As streaming competitors Apple TV+ and Disney+ inch closer to their November launch dates, WarnerMedia announced Tuesday that its much-ballyhooed offering, HBOMax, will debut in May of 2020 at a price of $14.99 per month.
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The premiere date and price was unveiled at an investor event on the Warner Brothers studio lot in Burbank. The HBO Max Twitter feed was providing those not in attendance a virtual play-by-play of the announcements opening with this promise: "HBO Max is shaped by the vision and legacy of @HBO 's quality programming, which will serve as a foundational element of this platform."
HBO Max is new Warners/HBO owner AT&T's gambit that it could take on streaming giant Netflix. But the former telephone titan is not alone in that play. Apple launches its bid Nov. 1 and Disney follows suit on Nov. 12. In addition, Comcast's NBC Universal will enter Peacock into the marketplace in April.
Despite being the last entrant into the field, AT&T is counting on HBO's sterling brand reputation — its slogan once was "It's not TV, it's HBO" — and the slew of talent its has signed to bolster the new service. Some of the properties announced include:
- "Demimonde" from super producer and the man behind HBO's "Westworld," JJ Abrams. This pilot centers around a world’s battle against a monstrous, oppressive force.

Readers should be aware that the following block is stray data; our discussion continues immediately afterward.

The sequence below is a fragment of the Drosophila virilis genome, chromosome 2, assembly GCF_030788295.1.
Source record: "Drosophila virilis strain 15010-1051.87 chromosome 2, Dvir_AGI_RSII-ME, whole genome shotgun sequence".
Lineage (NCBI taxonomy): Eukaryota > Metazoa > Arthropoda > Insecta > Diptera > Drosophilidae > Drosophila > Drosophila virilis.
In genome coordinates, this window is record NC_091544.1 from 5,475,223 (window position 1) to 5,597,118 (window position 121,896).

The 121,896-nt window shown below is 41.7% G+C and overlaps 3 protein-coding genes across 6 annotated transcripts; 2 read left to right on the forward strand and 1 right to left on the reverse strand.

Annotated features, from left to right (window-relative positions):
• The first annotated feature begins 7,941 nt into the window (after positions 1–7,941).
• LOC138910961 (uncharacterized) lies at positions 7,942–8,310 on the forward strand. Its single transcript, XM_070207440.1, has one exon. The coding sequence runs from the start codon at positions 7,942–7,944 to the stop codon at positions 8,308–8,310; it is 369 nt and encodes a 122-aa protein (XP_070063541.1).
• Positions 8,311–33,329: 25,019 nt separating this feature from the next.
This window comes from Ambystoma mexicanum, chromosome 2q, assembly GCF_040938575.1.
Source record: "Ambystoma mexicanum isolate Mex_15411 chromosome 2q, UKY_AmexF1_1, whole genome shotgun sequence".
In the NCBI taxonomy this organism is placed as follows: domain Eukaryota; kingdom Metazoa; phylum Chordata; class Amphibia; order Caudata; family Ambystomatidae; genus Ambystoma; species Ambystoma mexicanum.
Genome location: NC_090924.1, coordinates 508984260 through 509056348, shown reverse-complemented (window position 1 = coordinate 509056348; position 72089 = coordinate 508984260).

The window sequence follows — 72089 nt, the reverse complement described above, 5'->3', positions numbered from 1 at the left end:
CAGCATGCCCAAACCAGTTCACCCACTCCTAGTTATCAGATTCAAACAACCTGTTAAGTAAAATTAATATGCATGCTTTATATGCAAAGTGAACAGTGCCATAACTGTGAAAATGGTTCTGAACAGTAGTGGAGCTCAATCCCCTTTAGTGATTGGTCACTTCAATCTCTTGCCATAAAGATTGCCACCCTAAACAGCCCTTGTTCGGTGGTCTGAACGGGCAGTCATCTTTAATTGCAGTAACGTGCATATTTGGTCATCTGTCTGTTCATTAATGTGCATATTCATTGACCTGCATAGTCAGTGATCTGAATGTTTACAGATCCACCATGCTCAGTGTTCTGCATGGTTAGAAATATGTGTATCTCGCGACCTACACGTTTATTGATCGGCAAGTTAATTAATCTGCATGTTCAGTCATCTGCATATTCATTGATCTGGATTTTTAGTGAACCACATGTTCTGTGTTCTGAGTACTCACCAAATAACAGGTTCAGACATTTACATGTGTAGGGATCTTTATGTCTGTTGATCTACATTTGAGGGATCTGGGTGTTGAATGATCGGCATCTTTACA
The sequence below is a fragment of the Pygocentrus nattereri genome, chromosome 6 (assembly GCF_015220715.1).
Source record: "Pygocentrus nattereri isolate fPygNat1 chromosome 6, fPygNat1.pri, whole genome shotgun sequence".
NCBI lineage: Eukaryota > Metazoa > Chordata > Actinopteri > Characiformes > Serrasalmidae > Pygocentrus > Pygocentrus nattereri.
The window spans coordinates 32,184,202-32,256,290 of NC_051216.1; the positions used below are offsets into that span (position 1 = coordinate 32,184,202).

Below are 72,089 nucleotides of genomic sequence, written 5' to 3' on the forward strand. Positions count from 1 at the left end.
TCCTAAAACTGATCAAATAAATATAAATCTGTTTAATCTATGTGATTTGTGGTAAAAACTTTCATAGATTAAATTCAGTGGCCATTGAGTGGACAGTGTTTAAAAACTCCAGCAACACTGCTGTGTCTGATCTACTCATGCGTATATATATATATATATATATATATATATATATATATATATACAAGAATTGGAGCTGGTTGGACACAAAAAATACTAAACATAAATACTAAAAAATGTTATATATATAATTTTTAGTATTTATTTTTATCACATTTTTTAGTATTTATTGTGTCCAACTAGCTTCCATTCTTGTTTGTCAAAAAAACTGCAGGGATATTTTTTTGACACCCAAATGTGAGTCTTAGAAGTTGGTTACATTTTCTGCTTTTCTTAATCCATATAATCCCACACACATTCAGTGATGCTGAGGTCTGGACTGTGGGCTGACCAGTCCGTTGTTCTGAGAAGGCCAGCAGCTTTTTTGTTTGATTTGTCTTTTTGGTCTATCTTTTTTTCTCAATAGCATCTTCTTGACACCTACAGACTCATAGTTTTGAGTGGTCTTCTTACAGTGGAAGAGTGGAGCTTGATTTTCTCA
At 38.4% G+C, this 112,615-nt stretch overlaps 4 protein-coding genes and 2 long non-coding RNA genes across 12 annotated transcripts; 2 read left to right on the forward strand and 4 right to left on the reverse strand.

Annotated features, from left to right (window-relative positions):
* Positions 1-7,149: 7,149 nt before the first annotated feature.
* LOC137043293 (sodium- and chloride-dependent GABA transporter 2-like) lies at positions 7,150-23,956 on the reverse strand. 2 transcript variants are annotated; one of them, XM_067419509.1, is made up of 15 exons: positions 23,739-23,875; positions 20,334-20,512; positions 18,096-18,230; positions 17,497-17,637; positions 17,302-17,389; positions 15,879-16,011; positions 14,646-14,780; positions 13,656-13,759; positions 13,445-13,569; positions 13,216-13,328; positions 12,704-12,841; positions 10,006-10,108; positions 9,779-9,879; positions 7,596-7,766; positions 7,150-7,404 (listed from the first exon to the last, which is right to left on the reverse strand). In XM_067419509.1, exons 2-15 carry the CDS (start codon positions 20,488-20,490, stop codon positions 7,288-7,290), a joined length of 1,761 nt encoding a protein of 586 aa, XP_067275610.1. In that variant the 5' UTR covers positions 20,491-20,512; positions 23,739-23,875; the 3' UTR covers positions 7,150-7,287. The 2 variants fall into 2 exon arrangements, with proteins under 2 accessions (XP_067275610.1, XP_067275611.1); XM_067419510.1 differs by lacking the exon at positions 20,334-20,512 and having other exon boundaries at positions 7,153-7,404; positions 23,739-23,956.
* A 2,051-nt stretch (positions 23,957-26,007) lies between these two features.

- "College Girls" from writer and producer Mindy Kaling of "The Office," which will follow three freshman roommates navigating college life.
- "Tokyo Vice" an action series based on a true story from Oscar-nominated director and legendary TV producer Michael "Miami Vice" Mann. This show will follow a young American journalist who dives into the dangerous underbelly of Tokyo.
- "Green Lantern" a new series featuring the DC Comics beloved superhero.
In addition, it was announced the service would be the streaming home of series from the CW Network such as "Riverdale" "The Flash" and "Batwoman." Also part of the equation will be the library of many HBO series which led to the "it's not TV" slogan.
"Game of Thrones will be part of the offerings, but not the much-touted spinoff starring Naomi Watts. Early Tuesday word leaked out that the pilot was being dropped by HBO. However, at the Burbank event, it was revealed that another spinoff, "House of the Dragon" would go directly to series for HBO. It will tell the story of the famed House Targaryen 300 years before "Game of Thrones."